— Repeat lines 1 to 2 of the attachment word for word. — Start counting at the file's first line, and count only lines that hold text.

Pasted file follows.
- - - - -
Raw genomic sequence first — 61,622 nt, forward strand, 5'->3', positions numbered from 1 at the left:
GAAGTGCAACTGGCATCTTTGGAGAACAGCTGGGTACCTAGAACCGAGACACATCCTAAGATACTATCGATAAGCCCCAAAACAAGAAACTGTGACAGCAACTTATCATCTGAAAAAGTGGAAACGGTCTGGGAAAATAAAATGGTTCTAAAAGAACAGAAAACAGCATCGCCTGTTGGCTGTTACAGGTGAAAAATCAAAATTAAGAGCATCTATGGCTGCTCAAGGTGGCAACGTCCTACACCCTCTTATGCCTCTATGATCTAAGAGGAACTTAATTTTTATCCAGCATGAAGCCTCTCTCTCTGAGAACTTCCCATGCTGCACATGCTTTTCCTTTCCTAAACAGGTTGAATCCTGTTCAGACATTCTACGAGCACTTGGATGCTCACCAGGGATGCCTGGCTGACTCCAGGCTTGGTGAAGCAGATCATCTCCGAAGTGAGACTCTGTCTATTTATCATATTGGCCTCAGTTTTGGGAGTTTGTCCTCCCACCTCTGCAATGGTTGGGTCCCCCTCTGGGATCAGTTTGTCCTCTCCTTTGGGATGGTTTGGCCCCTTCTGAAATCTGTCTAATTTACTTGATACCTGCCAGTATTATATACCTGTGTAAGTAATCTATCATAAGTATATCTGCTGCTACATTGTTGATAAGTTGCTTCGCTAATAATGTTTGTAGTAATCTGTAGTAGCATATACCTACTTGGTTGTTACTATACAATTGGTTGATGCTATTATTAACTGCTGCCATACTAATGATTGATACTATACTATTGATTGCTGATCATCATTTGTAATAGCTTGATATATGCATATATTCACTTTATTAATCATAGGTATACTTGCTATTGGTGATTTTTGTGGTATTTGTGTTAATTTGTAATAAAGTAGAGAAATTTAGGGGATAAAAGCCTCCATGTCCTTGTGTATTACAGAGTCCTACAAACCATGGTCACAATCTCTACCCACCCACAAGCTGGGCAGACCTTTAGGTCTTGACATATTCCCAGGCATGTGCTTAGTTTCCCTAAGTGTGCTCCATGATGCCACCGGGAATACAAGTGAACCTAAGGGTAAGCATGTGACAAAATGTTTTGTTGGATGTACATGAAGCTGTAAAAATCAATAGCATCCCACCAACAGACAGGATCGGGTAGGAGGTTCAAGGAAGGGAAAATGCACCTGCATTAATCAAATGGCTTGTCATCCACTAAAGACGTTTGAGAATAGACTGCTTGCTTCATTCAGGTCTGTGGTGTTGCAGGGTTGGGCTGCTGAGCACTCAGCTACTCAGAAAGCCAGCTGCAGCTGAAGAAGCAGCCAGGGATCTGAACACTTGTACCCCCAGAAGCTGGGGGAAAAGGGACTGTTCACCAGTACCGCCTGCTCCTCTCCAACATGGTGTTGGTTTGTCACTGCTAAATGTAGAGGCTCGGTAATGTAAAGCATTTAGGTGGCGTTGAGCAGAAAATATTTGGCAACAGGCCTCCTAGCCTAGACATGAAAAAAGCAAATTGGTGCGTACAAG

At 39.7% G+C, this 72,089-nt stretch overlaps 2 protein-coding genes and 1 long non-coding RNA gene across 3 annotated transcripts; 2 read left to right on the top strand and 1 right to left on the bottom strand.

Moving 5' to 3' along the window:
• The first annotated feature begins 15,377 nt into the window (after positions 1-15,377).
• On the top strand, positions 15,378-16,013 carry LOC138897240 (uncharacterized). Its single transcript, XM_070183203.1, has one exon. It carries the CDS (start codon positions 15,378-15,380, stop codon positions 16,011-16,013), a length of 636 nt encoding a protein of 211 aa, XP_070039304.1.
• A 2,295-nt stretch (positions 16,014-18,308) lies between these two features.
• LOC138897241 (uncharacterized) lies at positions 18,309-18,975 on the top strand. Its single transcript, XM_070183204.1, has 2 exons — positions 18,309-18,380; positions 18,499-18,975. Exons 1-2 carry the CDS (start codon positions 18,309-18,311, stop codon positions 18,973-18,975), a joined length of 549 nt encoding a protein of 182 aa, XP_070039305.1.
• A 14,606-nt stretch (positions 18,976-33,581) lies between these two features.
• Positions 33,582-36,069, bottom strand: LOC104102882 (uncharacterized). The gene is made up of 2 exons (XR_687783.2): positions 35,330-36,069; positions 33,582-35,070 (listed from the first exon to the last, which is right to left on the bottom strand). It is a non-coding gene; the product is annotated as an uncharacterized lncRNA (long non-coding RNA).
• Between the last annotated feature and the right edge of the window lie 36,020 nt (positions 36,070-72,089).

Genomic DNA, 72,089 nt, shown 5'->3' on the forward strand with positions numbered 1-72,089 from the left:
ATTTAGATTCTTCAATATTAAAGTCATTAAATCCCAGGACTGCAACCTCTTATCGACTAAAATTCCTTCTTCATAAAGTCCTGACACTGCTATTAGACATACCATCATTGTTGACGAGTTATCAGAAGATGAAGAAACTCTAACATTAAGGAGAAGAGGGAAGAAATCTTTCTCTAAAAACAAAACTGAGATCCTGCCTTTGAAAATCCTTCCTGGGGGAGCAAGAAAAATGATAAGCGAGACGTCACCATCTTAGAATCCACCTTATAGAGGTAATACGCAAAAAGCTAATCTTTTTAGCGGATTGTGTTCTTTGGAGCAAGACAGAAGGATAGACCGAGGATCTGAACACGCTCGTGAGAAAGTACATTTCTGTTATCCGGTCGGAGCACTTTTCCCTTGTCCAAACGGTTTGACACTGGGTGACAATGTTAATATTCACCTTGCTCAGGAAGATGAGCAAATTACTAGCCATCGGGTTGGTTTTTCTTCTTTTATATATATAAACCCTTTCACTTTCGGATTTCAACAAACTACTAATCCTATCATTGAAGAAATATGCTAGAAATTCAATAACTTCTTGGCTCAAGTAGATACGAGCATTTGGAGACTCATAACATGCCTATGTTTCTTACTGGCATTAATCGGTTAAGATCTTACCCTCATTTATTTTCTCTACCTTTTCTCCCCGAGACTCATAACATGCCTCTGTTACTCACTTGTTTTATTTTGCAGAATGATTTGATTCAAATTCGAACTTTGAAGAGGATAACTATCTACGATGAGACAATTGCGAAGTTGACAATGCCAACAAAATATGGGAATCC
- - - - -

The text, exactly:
Raw genomic sequence first — 61,622 nt, forward strand, 5'->3', positions numbered from 1 at the left:
GAAGTGCAACTGGCATCTTTGGAGAACAGCTGGGTACCTAGAACCGAGACACATCCTAAGATACTATCGATAAGCCCCAAAACAAGAAACTGTGACAGCAACTTATCATCTGAAAAAGTGGAAACGGTCTGGGAAAATAAAATGGTTCTAAAAGAACAGAAAACAGCATCGCCTGTTGGCTGTTACAGGTGAAAAATCAAAATTAAGAGCATCTATGGCTGCTCAAGGTGGCAACGTCCTACACCCTCTTATGCCTCTATGATCTAAGAGGAACTTAATTTTTATCCAGCATGAAGCCTCTCTCTCTGAGAACTTCCCATGCTGCACATGCTTTTCCTTTCCTAAACAGGTTGAATCCTGTTCAGACATTCTACGAGCACTTGGATGCTCACCAGGGATGCCTGGCTGACTCCAGGCTTGGTGAAGCAGATCATCTCCGAAGTGAGACTCTGTCTATTTATCATATTGGCCTCAGTTTTGGGAGTTTGTCCTCCCACCTCTGCAATGGTTGGGTCCCCCTCTGGGATCAGTTTGTCCTCTCCTTTGGGATGGTTTGGCCCCTTCTGAAATCTGTCTAATTTACTTGATACCTGCCAGTATTATATACCTGTGTAAGTAATCTATCATAAGTATATCTGCTGCTACATTGTTGATAAGTTGCTTCGCTAATAATGTTTGTAGTAATCTGTAGTAGCATATACCTACTTGGTTGTTACTATACAATTGGTTGATGCTATTATTAACTGCTGCCATACTAATGATTGATACTATACTATTGATTGCTGATCATCATTTGTAATAGCTTGATATATGCATATATTCACTTTATTAATCATAGGTATACTTGCTATTGGTGATTTTTGTGGTATTTGTGTTAATTTGTAATAAAGTAGAGAAATTTAGGGGATAAAAGCCTCCATGTCCTTGTGTATTACAGAGTCCTACAAACCATGGTCACAATCTCTACCCACCCACAAGCTGGGCAGACCTTTAGGTCTTGACATATTCCCAGGCATGTGCTTAGTTTCCCTAAGTGTGCTCCATGATGCCACCGGGAATACAAGTGAACCTAAGGGTAAGCATGTGACAAAATGTTTTGTTGGATGTACATGAAGCTGTAAAAATCAATAGCATCCCACCAACAGACAGGATCGGGTAGGAGGTTCAAGGAAGGGAAAATGCACCTGCATTAATCAAATGGCTTGTCATCCACTAAAGACGTTTGAGAATAGACTGCTTGCTTCATTCAGGTCTGTGGTGTTGCAGGGTTGGGCTGCTGAGCACTCAGCTACTCAGAAAGCCAGCTGCAGCTGAAGAAGCAGCCAGGGATCTGAACACTTGTACCCCCAGAAGCTGGGGGAAAAGGGACTGTTCACCAGTACCGCCTGCTCCTCTCCAACATGGTGTTGGTTTGTCACTGCTAAATGTAGAGGCTCGGTAATGTAAAGCATTTAGGTGGCGTTGAGCAGAAAATATTTGGCAACAGGCCTCCTAGCCTAGACATGAAAAAAGCAAATTGGTGCGTACAAG